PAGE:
Pi/Tri belated update

Alas, I have not put any major work into the Pi/Tri engine and games for some time. My last big changes to the engine were in the end of 2014, and I did a little work on a game idea in June 2015. Soon after that I got a job, and I haven’t been much in a programming mood since. Some things have changed since I last posted, so I decided to talk about those.

Pi/Tri now uses GTK (The GNU Image Manipulation Program Toolkit) as its GUI framework instead of the Windows ‘Forms’ system. This primarily affects the design of the editor:

Pi/Tri Entity PropertiesThe Pi/Tri Editor now sports a more structured interface, with a fixed-width toolbox window on the left side and the main editing screen on the right. A montage of many of these toolboxes below:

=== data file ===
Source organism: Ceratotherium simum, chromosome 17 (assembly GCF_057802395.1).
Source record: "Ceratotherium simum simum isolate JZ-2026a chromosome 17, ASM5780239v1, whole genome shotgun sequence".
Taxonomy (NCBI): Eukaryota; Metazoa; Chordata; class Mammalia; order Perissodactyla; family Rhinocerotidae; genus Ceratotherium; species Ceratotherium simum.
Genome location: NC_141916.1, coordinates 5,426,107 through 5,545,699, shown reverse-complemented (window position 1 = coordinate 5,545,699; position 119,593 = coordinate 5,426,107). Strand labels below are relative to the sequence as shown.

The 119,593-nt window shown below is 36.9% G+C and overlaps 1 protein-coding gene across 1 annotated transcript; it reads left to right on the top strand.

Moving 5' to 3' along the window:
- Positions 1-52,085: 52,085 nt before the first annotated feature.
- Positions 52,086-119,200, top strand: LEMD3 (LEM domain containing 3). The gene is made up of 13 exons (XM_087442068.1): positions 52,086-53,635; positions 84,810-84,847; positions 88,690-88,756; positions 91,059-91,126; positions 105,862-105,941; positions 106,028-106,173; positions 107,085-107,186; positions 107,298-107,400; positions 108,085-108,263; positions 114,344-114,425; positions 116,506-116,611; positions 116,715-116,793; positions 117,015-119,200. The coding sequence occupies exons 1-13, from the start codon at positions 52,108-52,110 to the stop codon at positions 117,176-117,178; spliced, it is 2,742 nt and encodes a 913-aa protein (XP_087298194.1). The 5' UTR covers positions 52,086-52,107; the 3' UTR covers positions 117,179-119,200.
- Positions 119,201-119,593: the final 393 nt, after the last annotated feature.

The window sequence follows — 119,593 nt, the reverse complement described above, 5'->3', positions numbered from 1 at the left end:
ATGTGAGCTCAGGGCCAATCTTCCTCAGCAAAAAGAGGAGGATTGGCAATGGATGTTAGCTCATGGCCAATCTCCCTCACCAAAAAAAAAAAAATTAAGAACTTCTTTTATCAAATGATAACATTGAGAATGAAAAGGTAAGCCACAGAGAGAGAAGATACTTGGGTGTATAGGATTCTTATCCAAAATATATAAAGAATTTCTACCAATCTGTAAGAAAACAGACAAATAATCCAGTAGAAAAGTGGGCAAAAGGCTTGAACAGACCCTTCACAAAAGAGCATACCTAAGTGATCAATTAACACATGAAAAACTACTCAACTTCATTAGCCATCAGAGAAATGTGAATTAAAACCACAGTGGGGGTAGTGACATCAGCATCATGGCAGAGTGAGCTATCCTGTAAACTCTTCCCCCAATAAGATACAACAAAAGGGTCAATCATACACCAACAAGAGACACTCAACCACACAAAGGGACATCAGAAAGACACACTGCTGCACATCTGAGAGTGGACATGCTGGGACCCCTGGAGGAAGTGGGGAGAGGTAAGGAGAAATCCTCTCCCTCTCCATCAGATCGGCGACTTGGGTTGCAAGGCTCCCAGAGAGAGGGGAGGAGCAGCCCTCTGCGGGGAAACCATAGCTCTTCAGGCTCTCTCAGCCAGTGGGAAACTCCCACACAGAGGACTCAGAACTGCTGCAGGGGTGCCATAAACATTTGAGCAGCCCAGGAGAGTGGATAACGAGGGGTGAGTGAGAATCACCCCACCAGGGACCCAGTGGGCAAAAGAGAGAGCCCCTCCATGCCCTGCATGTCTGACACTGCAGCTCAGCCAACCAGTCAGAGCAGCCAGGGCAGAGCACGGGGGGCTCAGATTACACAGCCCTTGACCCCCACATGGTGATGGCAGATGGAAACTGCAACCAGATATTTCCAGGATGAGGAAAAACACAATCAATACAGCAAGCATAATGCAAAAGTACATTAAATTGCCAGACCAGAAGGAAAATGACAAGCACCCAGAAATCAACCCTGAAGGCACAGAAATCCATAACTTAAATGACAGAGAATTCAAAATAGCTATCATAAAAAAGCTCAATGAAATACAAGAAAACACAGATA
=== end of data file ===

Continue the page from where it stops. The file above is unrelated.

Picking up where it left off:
Pi/Tri ToolboxesThe packager as well as resource editing screens are now integrated into the main screen instead of opening in new windows. One reason why this was done was to help with the way the OpenGL rendering is accomplished in widows like image resource editing.

Pi/Tri PackagerThe editor also now supports undo/redo. Anything that changes the contents of a map (add, move, delete, change a property) has an ‘edit action’ associated with that has enough information to put things back if undo is invoked.

Looks like everything else was ‘under the hood’ kind of stuff, just cleaning up code and fixing bugs.

I might post soon explaining my Pi/Tri arch-nemesis: occlusion sorting.

An unusual Pi/Tri update

Pi/Tri on LinuxWhat’s this? Pi/Tri on Linux? Cross platform functionality?